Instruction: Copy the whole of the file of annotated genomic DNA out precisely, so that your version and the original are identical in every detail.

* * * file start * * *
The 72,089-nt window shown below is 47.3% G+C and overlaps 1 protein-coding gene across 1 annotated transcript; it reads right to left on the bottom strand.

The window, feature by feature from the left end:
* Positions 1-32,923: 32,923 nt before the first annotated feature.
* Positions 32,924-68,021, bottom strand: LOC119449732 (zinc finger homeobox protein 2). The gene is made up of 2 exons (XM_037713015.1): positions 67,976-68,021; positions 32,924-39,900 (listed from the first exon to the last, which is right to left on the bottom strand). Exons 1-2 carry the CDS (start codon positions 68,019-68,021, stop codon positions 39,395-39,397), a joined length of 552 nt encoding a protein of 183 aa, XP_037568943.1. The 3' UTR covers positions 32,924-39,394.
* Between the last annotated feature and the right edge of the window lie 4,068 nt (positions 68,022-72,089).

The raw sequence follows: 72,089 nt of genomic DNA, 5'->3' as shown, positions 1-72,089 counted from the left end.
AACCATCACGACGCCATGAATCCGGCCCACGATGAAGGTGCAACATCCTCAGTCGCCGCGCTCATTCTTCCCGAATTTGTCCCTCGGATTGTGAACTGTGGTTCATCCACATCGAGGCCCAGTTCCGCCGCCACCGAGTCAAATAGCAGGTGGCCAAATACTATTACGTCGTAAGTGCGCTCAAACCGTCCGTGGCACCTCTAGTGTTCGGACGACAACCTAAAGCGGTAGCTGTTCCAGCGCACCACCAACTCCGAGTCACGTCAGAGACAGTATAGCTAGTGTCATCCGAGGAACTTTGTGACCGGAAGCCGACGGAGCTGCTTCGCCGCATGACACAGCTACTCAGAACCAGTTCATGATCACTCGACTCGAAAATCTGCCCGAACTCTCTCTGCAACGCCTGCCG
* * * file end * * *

The 72,089-nt window shown below is 47.3% G+C and overlaps 1 protein-coding gene across 1 annotated transcript; it reads right to left on the bottom strand.

The window, feature by feature from the left end:
* Positions 1-32,923: 32,923 nt before the first annotated feature.
* Positions 32,924-68,021, bottom strand: LOC119449732 (zinc finger homeobox protein 2). The gene is made up of 2 exons (XM_037713015.1): positions 67,976-68,021; positions 32,924-39,900 (listed from the first exon to the last, which is right to left on the bottom strand). Exons 1-2 carry the CDS (start codon positions 68,019-68,021, stop codon positions 39,395-39,397), a joined length of 552 nt encoding a protein of 183 aa, XP_037568943.1. The 3' UTR covers positions 32,924-39,394.
* Between the last annotated feature and the right edge of the window lie 4,068 nt (positions 68,022-72,089).

The raw sequence follows: 72,089 nt of genomic DNA, 5'->3' as shown, positions 1-72,089 counted from the left end.
AACCATCACGACGCCATGAATCCGGCCCACGATGAAGGTGCAACATCCTCAGTCGCCGCGCTCATTCTTCCCGAATTTGTCCCTCGGATTGTGAACTGTGGTTCATCCACATCGAGGCCCAGTTCCGCCGCCACCGAGTCAAATAGCAGGTGGCCAAATACTATTACGTCGTAAGTGCGCTCAAACCGTCCGTGGCACCTCTAGTGTTCGGACGACAACCTAAAGCGGTAGCTGTTCCAGCGCACCACCAACTCCGAGTCACGTCAGAGACAGTATAGCTAGTGTCATCCGAGGAACTTTGTGACCGGAAGCCGACGGAGCTGCTTCGCCGCATGACACAGCTACTCAGAACCAGTTCATGATCACTCGACTCGAAAATCTGCCCGAACTCTCTCTGCAACGCCTGCCG